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Old July 24th, 2012, 11:27 AM   #181
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Mountain fear raised on third runway plan
The Standard
Wednesday, July 11, 2012

A veteran pilot doubts whether government planners can get on top of mountainous challenges to a third runway at Hong Kong International Airport.

Retired Cathay Pacific senior first officer Jan Bochenski, with 21 years of flying experience, said he and many other pilots fail to see a way around problems unless there is a mountain-cutting plan.

The 957-meter Tai Mo Shan, the highest mountain in the territory, is in the middle of the flight path to the proposed third runway, Bochenski said, and pilots about to land will need to bank aircraft at a sharp angle.

But a towering concern, he said, is Castle Peak at 583m being in the middle of a third runway's essential escape route if something went wrong on landing.

He asked: "Is the government planning to cut down Castle Peak? Maybe." But how could a pilot face face such high ground if a plane lost an engine? This, he said, would be "impossible."

Even if all engines were functioning, Bochenski added, aircraft need considerable power to clear mountains.

He also said that if aircraft were to try to avoid facing Castle Peak this would crowd airspace occupied by those using the other two runways.

The Airport Authority has already discussed routes linked to a third runway with Britain's National Air Traffic Services.

An authority spokesman also said there would be enough "obstacle clearance" to meet requirements of the International Civil Aviation Organization.
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Old July 25th, 2012, 09:45 AM   #182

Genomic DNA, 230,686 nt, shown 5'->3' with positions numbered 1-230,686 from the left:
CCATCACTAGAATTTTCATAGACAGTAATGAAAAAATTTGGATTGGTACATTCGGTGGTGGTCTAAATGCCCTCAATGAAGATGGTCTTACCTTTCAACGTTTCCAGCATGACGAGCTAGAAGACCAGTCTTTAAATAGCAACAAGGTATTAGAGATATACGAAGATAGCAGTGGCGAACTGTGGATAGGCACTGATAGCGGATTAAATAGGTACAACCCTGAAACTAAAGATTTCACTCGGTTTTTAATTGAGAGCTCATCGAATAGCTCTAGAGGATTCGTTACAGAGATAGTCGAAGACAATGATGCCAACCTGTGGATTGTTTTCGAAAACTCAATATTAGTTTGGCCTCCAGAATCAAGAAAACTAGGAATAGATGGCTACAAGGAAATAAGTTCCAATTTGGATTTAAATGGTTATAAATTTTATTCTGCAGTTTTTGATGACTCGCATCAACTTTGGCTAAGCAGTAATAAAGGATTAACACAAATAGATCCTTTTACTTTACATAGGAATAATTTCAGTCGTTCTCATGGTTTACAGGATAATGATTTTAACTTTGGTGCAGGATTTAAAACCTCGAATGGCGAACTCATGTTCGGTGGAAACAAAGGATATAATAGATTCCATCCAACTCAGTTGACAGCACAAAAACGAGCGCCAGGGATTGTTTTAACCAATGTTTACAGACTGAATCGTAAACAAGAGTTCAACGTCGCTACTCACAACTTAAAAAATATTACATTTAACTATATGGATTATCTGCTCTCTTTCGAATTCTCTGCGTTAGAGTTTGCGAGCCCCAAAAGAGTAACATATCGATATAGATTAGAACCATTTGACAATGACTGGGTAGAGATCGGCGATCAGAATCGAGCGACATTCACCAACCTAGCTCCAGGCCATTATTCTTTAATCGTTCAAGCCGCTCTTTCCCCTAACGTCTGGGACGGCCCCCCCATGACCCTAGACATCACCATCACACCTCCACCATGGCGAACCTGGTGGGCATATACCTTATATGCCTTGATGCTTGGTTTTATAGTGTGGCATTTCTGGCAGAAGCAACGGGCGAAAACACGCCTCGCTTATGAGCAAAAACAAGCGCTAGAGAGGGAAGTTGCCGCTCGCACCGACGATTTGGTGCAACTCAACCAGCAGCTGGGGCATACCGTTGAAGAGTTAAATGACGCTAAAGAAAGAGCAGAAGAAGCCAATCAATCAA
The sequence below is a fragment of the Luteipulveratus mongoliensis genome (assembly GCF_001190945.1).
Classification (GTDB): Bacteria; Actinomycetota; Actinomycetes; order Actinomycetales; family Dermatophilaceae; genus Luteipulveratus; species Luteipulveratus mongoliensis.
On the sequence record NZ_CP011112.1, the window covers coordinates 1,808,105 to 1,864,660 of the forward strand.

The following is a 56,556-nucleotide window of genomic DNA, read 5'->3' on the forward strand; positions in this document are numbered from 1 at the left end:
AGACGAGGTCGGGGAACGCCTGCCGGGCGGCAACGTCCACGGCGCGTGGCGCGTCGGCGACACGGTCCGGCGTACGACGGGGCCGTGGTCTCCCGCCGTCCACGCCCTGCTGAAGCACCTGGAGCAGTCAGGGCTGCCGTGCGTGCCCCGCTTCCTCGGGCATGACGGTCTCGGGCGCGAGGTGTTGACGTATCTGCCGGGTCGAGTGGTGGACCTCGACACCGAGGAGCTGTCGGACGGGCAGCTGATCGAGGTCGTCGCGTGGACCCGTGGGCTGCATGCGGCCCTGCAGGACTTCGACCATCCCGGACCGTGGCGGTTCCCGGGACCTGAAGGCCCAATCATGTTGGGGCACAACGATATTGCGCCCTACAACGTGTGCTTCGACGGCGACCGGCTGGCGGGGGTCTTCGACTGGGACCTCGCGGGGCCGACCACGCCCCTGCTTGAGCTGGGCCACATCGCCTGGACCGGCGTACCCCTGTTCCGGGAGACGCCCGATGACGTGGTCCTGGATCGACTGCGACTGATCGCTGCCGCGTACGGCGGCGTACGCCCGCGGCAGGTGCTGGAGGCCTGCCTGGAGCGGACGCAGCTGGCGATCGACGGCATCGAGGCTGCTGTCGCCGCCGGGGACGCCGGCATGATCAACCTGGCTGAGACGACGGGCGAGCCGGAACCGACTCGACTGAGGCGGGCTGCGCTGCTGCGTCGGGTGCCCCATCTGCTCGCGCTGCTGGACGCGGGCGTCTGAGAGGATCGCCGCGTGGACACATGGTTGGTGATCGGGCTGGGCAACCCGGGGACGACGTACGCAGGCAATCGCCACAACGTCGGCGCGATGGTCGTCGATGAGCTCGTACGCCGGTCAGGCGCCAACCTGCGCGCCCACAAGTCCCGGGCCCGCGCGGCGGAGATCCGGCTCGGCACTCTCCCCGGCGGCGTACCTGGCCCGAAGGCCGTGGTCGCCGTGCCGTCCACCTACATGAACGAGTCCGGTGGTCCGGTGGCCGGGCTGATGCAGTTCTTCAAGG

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Clearing the air on runway probe
The Standard
Thursday, July 12, 2012

Airport Authority Hong Kong recently submitted further information for the project profile of Hong Kong International Airport's proposed expansion to a three-runway system.

That was in response to a request made by the director of environmental protection in June. The public can comment on the project and the new information to the director by tomorrow.

The airport authority is committed to carrying out the environmental impact assessment process in a transparent, engaging manner.

Some of the feedback received raises questions about: Our air traffic forecasts Safe operation of the three-runway system and The environmental information contained in the project profile.

I would like to clarify some misconceptions on these three critical areas.

On traffic forecasts, it has been noted that the growth in passenger demand included in the authority's master plan 2030 exceeds that of the design capacity in the 1992 new airport master plan by about 10 percent.

This has led some to believe that the airport may not truly be reaching its saturation point, and that the excess capacity for flight movements will be used predominantly for private jets.

The discrepancy between the forecasts is mainly because many of the working assumptions adopted in the early 1990s were based on the operating environment of Kai Tak airport, which was highly constrained and fully stretched.

At the time it was natural for airlines to maximize each valuable slot by deploying the biggest aircraft possible.

The 1992 plan therefore assumed that wide-bodied aircraft would comprise more than 80 percent of aircraft movements, resulting in a high average passenger load forecast of more than 300 people per aircraft.

The new airport at Chek Lap Kok provided more runway capacity, allowing airlines to increase their flight frequencies and service to secondary destinations.

This has enabled the authority to develop into an international and regional aviation hub, but it also led to the deployment of more narrow-bodied aircraft - mostly less than 200 seats.